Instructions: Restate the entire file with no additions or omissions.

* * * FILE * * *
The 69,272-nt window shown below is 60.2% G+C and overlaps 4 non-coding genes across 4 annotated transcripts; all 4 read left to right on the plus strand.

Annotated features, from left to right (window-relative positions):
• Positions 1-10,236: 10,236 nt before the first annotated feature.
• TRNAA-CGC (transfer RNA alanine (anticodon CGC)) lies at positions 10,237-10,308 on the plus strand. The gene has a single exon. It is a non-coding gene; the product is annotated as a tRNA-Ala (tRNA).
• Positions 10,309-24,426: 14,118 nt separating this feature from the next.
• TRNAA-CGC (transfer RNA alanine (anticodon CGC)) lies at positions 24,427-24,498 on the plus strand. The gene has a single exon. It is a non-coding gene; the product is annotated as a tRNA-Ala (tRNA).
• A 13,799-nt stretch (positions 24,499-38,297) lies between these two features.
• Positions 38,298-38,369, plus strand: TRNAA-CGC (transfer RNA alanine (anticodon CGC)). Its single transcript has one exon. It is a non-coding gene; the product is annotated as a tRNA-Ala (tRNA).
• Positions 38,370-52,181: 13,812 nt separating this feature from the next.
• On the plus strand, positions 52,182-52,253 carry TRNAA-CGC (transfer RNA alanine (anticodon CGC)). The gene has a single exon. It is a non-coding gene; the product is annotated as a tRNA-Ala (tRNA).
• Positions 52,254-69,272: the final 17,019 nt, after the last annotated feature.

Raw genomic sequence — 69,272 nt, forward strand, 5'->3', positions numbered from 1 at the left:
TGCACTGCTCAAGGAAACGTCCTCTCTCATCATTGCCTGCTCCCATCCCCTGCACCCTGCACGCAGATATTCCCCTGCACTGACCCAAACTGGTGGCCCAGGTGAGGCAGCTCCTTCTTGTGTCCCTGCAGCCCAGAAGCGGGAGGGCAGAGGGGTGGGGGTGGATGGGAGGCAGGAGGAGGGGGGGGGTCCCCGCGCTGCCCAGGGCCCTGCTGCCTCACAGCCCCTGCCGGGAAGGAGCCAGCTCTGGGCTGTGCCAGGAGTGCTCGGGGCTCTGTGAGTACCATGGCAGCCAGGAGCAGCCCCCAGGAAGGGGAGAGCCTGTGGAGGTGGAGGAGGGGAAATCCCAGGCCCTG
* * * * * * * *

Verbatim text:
The 69,272-nt window shown below is 60.2% G+C and overlaps 4 non-coding genes across 4 annotated transcripts; all 4 read left to right on the plus strand.

Annotated features, from left to right (window-relative positions):
• Positions 1-10,236: 10,236 nt before the first annotated feature.
• TRNAA-CGC (transfer RNA alanine (anticodon CGC)) lies at positions 10,237-10,308 on the plus strand. The gene has a single exon. It is a non-coding gene; the product is annotated as a tRNA-Ala (tRNA).
• Positions 10,309-24,426: 14,118 nt separating this feature from the next.
• TRNAA-CGC (transfer RNA alanine (anticodon CGC)) lies at positions 24,427-24,498 on the plus strand. The gene has a single exon. It is a non-coding gene; the product is annotated as a tRNA-Ala (tRNA).
• A 13,799-nt stretch (positions 24,499-38,297) lies between these two features.
• Positions 38,298-38,369, plus strand: TRNAA-CGC (transfer RNA alanine (anticodon CGC)). Its single transcript has one exon. It is a non-coding gene; the product is annotated as a tRNA-Ala (tRNA).
• Positions 38,370-52,181: 13,812 nt separating this feature from the next.
• On the plus strand, positions 52,182-52,253 carry TRNAA-CGC (transfer RNA alanine (anticodon CGC)). The gene has a single exon. It is a non-coding gene; the product is annotated as a tRNA-Ala (tRNA).
• Positions 52,254-69,272: the final 17,019 nt, after the last annotated feature.

Raw genomic sequence — 69,272 nt, forward strand, 5'->3', positions numbered from 1 at the left:
TGCACTGCTCAAGGAAACGTCCTCTCTCATCATTGCCTGCTCCCATCCCCTGCACCCTGCACGCAGATATTCCCCTGCACTGACCCAAACTGGTGGCCCAGGTGAGGCAGCTCCTTCTTGTGTCCCTGCAGCCCAGAAGCGGGAGGGCAGAGGGGTGGGGGTGGATGGGAGGCAGGAGGAGGGGGGGGGTCCCCGCGCTGCCCAGGGCCCTGCTGCCTCACAGCCCCTGCCGGGAAGGAGCCAGCTCTGGGCTGTGCCAGGAGTGCTCGGGGCTCTGTGAGTACCATGGCAGCCAGGAGCAGCCCCCAGGAAGGGGAGAGCCTGTGGAGGTGGAGGAGGGGAAATCCCAGGCCCTG